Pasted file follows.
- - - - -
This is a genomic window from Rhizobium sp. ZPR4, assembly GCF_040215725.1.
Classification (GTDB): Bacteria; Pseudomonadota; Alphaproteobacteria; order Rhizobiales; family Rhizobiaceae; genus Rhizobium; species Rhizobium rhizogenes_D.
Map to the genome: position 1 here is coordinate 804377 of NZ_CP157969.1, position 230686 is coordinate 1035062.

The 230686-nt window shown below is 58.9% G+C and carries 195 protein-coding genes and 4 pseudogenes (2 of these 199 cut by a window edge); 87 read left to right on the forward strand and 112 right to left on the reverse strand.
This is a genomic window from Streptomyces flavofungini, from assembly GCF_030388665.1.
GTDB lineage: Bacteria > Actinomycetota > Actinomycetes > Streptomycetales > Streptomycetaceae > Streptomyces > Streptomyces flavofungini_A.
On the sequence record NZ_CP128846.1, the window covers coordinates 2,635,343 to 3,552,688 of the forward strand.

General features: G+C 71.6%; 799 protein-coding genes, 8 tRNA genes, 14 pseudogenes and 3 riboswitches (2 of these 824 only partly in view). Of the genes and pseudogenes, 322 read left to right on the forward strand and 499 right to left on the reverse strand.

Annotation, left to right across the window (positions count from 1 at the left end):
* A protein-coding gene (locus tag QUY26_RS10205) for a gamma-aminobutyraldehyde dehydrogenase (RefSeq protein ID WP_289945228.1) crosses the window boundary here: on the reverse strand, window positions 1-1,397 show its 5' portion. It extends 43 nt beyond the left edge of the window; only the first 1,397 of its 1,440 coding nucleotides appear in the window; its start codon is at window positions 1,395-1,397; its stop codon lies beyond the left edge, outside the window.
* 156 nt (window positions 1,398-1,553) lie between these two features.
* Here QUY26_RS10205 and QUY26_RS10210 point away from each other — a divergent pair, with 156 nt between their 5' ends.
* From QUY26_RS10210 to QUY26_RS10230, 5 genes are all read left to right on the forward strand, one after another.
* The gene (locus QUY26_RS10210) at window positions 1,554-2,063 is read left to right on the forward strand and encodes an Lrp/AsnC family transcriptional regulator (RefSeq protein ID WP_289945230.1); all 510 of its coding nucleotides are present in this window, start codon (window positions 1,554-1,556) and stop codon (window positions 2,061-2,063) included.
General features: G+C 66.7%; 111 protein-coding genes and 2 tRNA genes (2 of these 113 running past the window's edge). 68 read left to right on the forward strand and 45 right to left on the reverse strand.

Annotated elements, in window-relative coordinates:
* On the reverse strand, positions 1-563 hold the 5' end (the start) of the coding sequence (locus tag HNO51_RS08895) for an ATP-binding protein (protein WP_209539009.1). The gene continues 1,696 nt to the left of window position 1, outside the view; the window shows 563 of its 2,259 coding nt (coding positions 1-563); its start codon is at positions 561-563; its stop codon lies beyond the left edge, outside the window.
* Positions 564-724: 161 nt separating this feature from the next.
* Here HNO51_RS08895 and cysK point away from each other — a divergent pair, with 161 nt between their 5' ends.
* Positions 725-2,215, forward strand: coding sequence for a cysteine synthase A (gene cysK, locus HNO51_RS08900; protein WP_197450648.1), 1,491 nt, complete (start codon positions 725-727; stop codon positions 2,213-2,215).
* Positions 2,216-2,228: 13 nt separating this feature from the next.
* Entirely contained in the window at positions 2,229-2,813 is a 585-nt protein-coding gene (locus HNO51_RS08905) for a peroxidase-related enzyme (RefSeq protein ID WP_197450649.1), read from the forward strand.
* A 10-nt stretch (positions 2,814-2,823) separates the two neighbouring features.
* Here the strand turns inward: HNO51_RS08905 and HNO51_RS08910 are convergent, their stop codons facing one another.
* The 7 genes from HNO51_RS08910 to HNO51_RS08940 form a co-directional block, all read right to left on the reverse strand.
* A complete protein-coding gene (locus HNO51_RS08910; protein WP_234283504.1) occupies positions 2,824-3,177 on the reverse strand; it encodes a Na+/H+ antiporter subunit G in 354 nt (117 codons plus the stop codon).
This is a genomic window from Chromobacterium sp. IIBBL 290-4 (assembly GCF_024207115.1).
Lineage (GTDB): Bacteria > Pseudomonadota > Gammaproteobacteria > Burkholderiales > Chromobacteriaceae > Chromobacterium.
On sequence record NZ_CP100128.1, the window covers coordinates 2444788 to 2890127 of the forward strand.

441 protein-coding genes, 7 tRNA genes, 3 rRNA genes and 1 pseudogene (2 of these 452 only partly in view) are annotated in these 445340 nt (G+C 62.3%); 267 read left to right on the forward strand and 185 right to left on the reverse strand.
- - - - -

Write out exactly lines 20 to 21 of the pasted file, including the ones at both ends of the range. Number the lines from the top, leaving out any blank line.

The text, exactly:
* Positions 725-2,215, forward strand: coding sequence for a cysteine synthase A (gene cysK, locus HNO51_RS08900; protein WP_197450648.1), 1,491 nt, complete (start codon positions 725-727; stop codon positions 2,213-2,215).
* Positions 2,216-2,228: 13 nt separating this feature from the next.